Blog

A blog of Python-related topics and code.

Wa-Tor World on a torus

The population dynamics simulation known as Wa-Tor was described in a previous post. When carried out on a grid with periodic boundary conditions, the Wa-Tor "universe" is topologically equivalent to a torus, as depicted below using the code provided here.

Diffusion on the surface of a torus

An example in Chapter 7 of the scipython book describes the numerical solution of the two-dimensional heat equation for a flat plate with edges held at a fixed temperature.

An object-oriented SVG torus

The code below, torus.py, defines a class Torus for drawing an SVG image of a torus. The Torus class itself is a subclass of Shape, a more general class for depicting 3D objects in an SVG image, defined in shape.py. A usage example is given in the code of draw_torus.py, which creates this image:

Non-linear least squares fitting of a two-dimensional data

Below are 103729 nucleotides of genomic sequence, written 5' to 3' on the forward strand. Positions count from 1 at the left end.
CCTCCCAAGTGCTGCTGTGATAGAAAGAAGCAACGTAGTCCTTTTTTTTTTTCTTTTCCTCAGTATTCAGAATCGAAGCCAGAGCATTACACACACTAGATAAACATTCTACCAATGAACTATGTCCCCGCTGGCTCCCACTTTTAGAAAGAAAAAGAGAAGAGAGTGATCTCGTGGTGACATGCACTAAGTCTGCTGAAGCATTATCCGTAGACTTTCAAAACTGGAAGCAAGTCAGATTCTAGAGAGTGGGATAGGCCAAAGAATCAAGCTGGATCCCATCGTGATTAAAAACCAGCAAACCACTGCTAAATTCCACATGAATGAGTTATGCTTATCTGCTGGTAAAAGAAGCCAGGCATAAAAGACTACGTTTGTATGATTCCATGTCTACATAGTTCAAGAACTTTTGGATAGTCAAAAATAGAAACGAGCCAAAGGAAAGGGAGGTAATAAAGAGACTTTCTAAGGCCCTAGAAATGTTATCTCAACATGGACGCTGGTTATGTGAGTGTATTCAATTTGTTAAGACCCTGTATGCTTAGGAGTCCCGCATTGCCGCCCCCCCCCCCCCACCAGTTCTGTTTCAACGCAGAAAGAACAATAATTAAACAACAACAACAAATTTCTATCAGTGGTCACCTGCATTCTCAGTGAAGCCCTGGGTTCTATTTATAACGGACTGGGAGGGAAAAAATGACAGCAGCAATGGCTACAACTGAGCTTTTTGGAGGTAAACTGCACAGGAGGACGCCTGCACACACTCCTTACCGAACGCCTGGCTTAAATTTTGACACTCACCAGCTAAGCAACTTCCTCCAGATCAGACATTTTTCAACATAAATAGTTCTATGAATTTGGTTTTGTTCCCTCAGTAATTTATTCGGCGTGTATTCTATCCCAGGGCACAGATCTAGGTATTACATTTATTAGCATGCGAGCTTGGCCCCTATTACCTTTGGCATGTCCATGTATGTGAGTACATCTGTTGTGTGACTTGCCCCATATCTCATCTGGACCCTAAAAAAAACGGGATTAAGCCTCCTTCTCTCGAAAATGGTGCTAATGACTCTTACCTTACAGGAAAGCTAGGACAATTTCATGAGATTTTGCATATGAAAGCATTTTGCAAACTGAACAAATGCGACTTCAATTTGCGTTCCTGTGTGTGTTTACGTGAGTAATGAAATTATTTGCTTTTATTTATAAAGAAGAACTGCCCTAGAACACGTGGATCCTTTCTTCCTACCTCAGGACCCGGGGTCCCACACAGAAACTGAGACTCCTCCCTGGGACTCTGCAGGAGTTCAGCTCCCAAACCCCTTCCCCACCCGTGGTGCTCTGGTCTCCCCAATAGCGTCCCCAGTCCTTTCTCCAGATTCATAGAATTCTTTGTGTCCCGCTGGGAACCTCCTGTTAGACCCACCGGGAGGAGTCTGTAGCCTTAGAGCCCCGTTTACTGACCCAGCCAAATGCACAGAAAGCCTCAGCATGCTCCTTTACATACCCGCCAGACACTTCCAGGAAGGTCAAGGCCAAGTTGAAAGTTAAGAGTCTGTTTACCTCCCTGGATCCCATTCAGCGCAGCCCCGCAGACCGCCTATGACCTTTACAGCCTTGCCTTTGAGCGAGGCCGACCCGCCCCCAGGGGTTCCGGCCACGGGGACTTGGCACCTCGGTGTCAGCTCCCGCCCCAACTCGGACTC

The scipy.optimize.curve_fit routine can be used to fit two-dimensional data, but the fitted data (the ydata argument) must be repacked as a one-dimensional array first. The independent variable (the xdata argument) must then be an array of shape (2,M) where M is the total number of data points.

ExB drift for an arbitrary electric potential

As described in the previous blog post charged particle moving in crossed constant magnetic and electric fields exhibits a drift velocity, $(\boldsymbol{E}\times\boldsymbol{B})/B^2$, perpendicular to both $\boldsymbol{E}$ and $\boldsymbol{B}$. The particle's trajectory in this situation can be found analytically. For an arbitrary $\boldsymbol{E}$, some kind of numerical integration of the equation of motion is usually necessary, but the force that the particle experiences at an instant is perpendicular to to the electric field and the particle therefore undergoes its gyromotion along an isocontour of electrostatic potential, $V$ (since $\boldsymbol{E} = -\nabla V$).